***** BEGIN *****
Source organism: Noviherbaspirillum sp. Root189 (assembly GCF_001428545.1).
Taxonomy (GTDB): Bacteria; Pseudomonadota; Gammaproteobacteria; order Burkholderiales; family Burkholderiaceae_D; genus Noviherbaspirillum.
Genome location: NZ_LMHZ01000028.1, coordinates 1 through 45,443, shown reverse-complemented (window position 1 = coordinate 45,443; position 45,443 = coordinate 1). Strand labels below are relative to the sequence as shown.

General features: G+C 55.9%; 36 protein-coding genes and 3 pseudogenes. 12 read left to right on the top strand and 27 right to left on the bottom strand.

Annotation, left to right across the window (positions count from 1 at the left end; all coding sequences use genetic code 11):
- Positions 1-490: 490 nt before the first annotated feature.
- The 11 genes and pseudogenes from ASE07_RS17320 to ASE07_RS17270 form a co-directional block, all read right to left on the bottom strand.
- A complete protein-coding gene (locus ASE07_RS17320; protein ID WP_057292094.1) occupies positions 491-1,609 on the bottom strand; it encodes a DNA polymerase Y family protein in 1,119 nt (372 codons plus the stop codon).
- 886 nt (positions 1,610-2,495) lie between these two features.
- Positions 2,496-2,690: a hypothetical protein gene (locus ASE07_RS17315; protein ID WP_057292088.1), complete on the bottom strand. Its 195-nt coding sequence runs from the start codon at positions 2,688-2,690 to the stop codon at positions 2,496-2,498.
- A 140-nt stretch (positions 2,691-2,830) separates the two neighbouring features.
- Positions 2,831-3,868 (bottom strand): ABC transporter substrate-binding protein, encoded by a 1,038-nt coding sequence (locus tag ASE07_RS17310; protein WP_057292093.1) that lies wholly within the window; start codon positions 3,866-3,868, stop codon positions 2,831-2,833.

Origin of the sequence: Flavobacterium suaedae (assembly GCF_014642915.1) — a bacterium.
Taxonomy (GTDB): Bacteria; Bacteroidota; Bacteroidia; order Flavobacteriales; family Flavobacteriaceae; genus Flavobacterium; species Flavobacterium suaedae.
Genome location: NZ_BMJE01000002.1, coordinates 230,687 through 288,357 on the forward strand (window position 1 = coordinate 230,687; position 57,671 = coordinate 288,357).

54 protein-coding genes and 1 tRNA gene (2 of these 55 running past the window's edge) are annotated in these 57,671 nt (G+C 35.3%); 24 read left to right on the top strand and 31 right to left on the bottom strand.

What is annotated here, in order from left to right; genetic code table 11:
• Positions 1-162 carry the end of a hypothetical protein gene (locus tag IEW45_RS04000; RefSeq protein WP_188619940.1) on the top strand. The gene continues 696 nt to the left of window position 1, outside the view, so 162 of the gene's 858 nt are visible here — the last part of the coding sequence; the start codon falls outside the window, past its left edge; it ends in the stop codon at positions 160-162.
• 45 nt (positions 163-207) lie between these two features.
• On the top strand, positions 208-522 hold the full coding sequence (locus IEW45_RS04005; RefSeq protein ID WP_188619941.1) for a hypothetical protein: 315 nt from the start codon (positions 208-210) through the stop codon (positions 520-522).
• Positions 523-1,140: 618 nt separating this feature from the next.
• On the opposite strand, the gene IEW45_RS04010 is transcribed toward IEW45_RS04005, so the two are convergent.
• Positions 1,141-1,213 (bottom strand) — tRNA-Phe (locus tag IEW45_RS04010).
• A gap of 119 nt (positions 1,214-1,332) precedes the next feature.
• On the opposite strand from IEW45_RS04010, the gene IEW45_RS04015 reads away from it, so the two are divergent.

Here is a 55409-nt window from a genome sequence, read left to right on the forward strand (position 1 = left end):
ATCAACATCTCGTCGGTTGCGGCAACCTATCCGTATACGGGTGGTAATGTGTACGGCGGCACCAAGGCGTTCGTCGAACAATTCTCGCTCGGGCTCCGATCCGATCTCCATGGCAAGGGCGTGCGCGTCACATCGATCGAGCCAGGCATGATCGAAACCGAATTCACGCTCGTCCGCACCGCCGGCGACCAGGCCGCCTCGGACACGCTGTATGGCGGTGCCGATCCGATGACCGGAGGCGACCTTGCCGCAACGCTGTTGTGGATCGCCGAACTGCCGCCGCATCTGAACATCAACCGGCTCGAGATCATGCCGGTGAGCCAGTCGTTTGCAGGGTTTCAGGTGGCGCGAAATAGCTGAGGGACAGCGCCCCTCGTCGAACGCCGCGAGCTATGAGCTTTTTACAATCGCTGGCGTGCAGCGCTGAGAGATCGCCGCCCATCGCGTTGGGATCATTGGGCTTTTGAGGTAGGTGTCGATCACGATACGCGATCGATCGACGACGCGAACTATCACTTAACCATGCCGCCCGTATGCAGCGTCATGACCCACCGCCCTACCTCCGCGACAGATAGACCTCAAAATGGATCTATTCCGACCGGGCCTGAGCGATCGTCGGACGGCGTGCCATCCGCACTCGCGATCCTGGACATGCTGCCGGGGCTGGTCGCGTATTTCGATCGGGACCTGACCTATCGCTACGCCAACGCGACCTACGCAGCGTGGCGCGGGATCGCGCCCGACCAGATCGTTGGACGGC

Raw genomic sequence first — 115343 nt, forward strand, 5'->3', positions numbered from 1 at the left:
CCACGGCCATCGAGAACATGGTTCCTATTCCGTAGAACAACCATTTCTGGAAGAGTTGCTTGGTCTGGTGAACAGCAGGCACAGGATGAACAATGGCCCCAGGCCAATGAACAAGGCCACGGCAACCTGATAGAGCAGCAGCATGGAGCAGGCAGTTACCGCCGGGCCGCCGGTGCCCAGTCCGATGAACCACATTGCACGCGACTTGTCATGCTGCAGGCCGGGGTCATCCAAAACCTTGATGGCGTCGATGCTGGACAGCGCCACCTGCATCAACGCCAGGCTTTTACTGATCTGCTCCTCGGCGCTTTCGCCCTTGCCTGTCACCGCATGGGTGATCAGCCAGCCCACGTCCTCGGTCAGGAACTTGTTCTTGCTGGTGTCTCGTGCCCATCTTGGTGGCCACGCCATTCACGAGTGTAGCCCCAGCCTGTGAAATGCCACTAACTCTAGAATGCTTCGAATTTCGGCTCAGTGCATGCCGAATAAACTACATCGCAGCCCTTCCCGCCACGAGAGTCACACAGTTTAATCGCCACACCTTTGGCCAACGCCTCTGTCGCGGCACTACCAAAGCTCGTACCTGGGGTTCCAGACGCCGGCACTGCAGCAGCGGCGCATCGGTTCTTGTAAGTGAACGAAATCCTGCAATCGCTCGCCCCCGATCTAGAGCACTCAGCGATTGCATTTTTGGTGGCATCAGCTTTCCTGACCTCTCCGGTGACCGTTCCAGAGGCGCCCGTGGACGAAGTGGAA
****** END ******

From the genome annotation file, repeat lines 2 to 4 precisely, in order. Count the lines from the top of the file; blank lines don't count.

Taxonomy (GTDB): Bacteria; Pseudomonadota; Gammaproteobacteria; order Burkholderiales; family Burkholderiaceae_D; genus Noviherbaspirillum.
Genome location: NZ_LMHZ01000028.1, coordinates 1 through 45,443, shown reverse-complemented (window position 1 = coordinate 45,443; position 45,443 = coordinate 1). Strand labels below are relative to the sequence as shown.

General features: G+C 55.9%; 36 protein-coding genes and 3 pseudogenes. 12 read left to right on the top strand and 27 right to left on the bottom strand.